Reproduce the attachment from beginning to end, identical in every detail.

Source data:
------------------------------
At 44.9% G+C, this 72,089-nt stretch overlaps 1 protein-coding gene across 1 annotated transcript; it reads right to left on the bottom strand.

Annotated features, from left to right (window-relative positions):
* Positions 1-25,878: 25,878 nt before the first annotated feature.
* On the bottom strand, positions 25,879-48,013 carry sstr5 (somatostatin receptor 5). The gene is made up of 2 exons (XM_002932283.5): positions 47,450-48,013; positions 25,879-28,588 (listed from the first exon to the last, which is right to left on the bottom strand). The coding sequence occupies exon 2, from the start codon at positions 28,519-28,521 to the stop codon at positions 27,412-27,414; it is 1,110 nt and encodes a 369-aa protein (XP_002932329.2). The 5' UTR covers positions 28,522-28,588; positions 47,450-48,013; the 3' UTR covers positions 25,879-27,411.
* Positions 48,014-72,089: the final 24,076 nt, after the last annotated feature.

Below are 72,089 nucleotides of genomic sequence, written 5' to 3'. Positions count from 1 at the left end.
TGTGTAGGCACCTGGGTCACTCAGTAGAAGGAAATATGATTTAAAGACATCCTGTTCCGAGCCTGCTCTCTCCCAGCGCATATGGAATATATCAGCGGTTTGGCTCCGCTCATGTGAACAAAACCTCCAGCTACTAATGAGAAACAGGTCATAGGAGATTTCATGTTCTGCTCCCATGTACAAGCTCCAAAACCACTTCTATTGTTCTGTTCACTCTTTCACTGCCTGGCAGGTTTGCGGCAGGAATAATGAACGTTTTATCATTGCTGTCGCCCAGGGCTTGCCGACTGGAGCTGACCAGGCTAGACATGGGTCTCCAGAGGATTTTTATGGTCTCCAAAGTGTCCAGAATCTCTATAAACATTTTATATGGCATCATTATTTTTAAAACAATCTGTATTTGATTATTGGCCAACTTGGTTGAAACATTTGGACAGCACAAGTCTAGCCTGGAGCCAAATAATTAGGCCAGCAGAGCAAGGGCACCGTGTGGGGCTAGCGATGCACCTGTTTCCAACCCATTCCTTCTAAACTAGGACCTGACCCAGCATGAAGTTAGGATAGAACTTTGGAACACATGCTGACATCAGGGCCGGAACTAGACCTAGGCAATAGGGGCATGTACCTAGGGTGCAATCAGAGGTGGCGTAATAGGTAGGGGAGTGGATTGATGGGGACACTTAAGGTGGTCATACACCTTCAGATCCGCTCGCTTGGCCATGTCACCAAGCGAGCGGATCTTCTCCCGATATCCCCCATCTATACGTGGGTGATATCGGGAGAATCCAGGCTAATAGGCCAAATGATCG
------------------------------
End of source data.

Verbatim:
At 44.9% G+C, this 72,089-nt stretch overlaps 1 protein-coding gene across 1 annotated transcript; it reads right to left on the bottom strand.

Annotated features, from left to right (window-relative positions):
* Positions 1-25,878: 25,878 nt before the first annotated feature.
* On the bottom strand, positions 25,879-48,013 carry sstr5 (somatostatin receptor 5). The gene is made up of 2 exons (XM_002932283.5): positions 47,450-48,013; positions 25,879-28,588 (listed from the first exon to the last, which is right to left on the bottom strand). The coding sequence occupies exon 2, from the start codon at positions 28,519-28,521 to the stop codon at positions 27,412-27,414; it is 1,110 nt and encodes a 369-aa protein (XP_002932329.2). The 5' UTR covers positions 28,522-28,588; positions 47,450-48,013; the 3' UTR covers positions 25,879-27,411.
* Positions 48,014-72,089: the final 24,076 nt, after the last annotated feature.

Below are 72,089 nucleotides of genomic sequence, written 5' to 3'. Positions count from 1 at the left end.
TGTGTAGGCACCTGGGTCACTCAGTAGAAGGAAATATGATTTAAAGACATCCTGTTCCGAGCCTGCTCTCTCCCAGCGCATATGGAATATATCAGCGGTTTGGCTCCGCTCATGTGAACAAAACCTCCAGCTACTAATGAGAAACAGGTCATAGGAGATTTCATGTTCTGCTCCCATGTACAAGCTCCAAAACCACTTCTATTGTTCTGTTCACTCTTTCACTGCCTGGCAGGTTTGCGGCAGGAATAATGAACGTTTTATCATTGCTGTCGCCCAGGGCTTGCCGACTGGAGCTGACCAGGCTAGACATGGGTCTCCAGAGGATTTTTATGGTCTCCAAAGTGTCCAGAATCTCTATAAACATTTTATATGGCATCATTATTTTTAAAACAATCTGTATTTGATTATTGGCCAACTTGGTTGAAACATTTGGACAGCACAAGTCTAGCCTGGAGCCAAATAATTAGGCCAGCAGAGCAAGGGCACCGTGTGGGGCTAGCGATGCACCTGTTTCCAACCCATTCCTTCTAAACTAGGACCTGACCCAGCATGAAGTTAGGATAGAACTTTGGAACACATGCTGACATCAGGGCCGGAACTAGACCTAGGCAATAGGGGCATGTACCTAGGGTGCAATCAGAGGTGGCGTAATAGGTAGGGGAGTGGATTGATGGGGACACTTAAGGTGGTCATACACCTTCAGATCCGCTCGCTTGGCCATGTCACCAAGCGAGCGGATCTTCTCCCGATATCCCCCATCTATACGTGGGTGATATCGGGAGAATCCAGGCTAATAGGCCAAATGATCG